This is no scruffy indie rock record or "Blair Witch Project," appealing for its very modesty. No, this is a Wagnerian vision, grounded in present-day American reality and dreams. And it has a cast to die for, from Hoffman and Morton and Ms. Goldstein to Catherine Keener, Michelle Williams, Hope Davis, Jennifer Jason Leigh, Emily Watson, Diane Wiest and many, many more.
For me, it gave hope that mainstream American culture, so riddled with greed and corporate compromise, can still engender art with a capital A. "Synecdoche, New York" is certainly art, but with no invidious elitist connotations at all. Except, maybe, to Rex Reed.
Having made fun of Peter Travers recently for gushing over Gus Van Sant's film "Milk," I finally saw the thing and am inclined to similarly gush. Which doesn't make me into a Travers-style serial gusher, but at least the guy likes good stuff.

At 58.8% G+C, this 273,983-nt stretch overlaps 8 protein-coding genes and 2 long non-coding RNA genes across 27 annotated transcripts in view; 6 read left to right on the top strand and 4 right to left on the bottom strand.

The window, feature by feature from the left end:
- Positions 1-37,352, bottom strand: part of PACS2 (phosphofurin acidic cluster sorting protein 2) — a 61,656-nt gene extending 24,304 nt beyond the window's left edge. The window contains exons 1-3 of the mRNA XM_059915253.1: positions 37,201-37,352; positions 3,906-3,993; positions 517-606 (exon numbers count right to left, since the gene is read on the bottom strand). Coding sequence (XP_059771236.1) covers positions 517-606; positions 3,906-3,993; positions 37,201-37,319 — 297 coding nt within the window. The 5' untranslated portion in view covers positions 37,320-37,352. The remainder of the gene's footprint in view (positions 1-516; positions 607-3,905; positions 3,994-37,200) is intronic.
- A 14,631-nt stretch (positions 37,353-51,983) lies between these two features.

"Milk" means Harvey Milk, who moved to San Francisco in 1972, helped transform that city's Castro dictrict into a gay mecca, was elected a city supervisor and was shot to death (along with the mayor, George Moscone) in 1978. The assailant was another, painfully unstable supervisor, Dan White. White was only charged with manslaughter, spent a mere five years in jail and committed suicide two years after he got out.
Aside from a string of brilliant performances, starting with Sean Penn as Milk, and despite a slightly over-artsy obsession with "Tosca," in a performance starring fat singers on a tacky set, which I don't quite understand, the film is superb in its evocation of San Francisco in the 70's and its nuanced view of Milk himself.
Brilliant and charismatic, he was also self-obsessed and, by the end, morphing into a calculating politician, willing to go back on his word and just a little power-mad. But his charm and his passion for gay rights never flagged, and Van Sant's film captures all that and much more. "A TOTAL TRIUMPH!" I might be inclined to say, but Travers already said that. So I'll just settle for Tony Scott in the NY Times, who called it "a marvel."